In State v. Kyle A. Smart (A-6-22/087315) (Decided March 8, 2023), the Supreme Court of New Jersey held that the automobile exception to the warrant requirement, as set forth in State v. Witt, 223 N.J. 409 (2015), did not permit the warrantless search of defendant Kyle Smart’s vehicle after an investigative stop because the police actions giving rise to probable cause to search the vehicle were not prompted by circumstances that were “unforeseeable and spontaneous.”
Facts of State v. Smart
On August 4, 2021, Officer Louis Taranto commenced surveillance in front of a condominium complex located in an area where frequent narcotics transactions and other criminal activity occurred. Based on information received a month earlier from a confidential informant (CI), Taranto identified a 2017 GMC Terrain parked at the complex as a used by a drug dealer known as “Killer.” Taranto conducted a database search and learned defendant had been listed with the moniker “Killer” and had multiple arrests and felony convictions involving controlled dangerous substances.
While Taranto was surveilling the GMC, he observed a female (the driver), defendant, and a child enter the GMC and followed them to a residence where he saw activity consistent with a drug transaction. At some point, Officer Samantha Sutter followed the GMC to the residence. Sutter knew that multiple drug users lived there. Indeed, two months earlier, a concerned citizen had notified Sutter that drug activity may have occurred at the residence. Taranto and Sutter reasonably suspected that defendant had previously engaged in drug deals at the residence.
The officers’ suspicions were bolstered when Sutter observed defendant exit the GMC and walk towards the backyard of the residence. Sutter was briefly unable to see defendant. Defendant returned from the backyard, accompanied by an unidentified female; he then entered the GMC while the unidentified female returned to the residence.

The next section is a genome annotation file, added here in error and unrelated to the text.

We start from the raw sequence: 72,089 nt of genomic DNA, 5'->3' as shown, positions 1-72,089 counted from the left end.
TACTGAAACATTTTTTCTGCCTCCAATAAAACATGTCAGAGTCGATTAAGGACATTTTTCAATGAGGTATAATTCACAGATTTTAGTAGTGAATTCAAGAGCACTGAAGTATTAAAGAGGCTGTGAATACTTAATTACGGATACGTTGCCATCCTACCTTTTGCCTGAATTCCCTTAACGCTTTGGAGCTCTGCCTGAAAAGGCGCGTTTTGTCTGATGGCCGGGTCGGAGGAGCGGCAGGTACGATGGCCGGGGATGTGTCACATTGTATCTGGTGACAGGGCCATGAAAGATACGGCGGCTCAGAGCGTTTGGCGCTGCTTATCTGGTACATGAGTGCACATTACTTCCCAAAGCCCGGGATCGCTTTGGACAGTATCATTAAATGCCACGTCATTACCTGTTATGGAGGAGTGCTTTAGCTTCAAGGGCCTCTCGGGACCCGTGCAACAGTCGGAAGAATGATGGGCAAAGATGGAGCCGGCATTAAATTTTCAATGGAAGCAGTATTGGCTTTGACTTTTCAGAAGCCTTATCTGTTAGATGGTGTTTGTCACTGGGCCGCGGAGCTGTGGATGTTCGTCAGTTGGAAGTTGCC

Considering the information from the CI and the concerned citizen, Taranto’s investigation, and the surveillance by Taranto and Sutter, Officers Taranto and Sutter determined they had reasonable and articulable suspicion to perform an investigative stop. After pulling over the GMC, Taranto patted defendant down, finding no incriminating evidence. After the defendant refused consent to search the vehicle, the police action continued by calling a canine unit to conduct a dog sniff to establish probable cause. The canine performed an exterior sniff and detected the presence of drugs. Thereafter, officers immediately conducted a warrantless search.
The trial judge determined the circumstances were not “unforeseeable and spontaneous” as required under Witt, concluded a warrant was required, and suppressed the evidence seized from the vehicle. The Appellate Division affirmed.
NJ Supreme Court’s Decision in State v. Smart
The New Jersey Supreme Court affirmed the order suppressing the physical evidence seized from the vehicle. “We hold that the circumstances giving rise to probable cause were not ‘unforeseeable and spontaneous,’” the court wrote. “Those circumstances included investigating previous information from the CI and concerned citizen about defendant, the vehicle, and narcotics trafficking in the area; lengthy surveillance of defendant and the vehicle; reasonable and articulable suspicion that defendant had engaged in a drug deal; and a positive canine sniff of the vehicle.”
As the New Jersey Supreme Court explained, the automobile exception to the warrant requirement differs under state and federal law. In State v. Alston, 88 N.J. 211 (1981), the New Jersey Supreme Court applied federal constitutional law and concluded that “the exigent circumstances that justify the invocation of the automobile exception are the unforeseeability and spontaneity of the circumstances giving rise to probable cause, . . . and the inherent mobility of the automobile stopped on the highway.”
While the U.S. Supreme Court subsequently held that probable cause to believe a car contains contraband “alone satisfies the automobile exception to the Fourth Amendment’s warrant requirement,” the New Jersey Supreme Court affirmed in Witt that the New Jersey Constitution offers greater protection than the Fourth Amendment with regard to the automobile exception through the extra requirement that the circumstances giving rise to probable cause be “unforeseeable and spontaneous” — in addition to the inherent mobility of the automobile stopped on a roadway. The New Jersey Supreme Court applied the above “unforeseeable and spontaneous” requirement to the facts of the case and determined that the exact opposite occurred. “The investigative stop was deliberate, orchestrated, and wholly connected with the reason for the subsequent seizure of the evidence … A warrant was required before searching the GMC,” the court explained. The New Jersey Supreme Court further noted that the question of whether the circumstances giving rise to probable cause were unforeseeable and spontaneous is a fact-sensitive inquiry that should be analyzed case by case.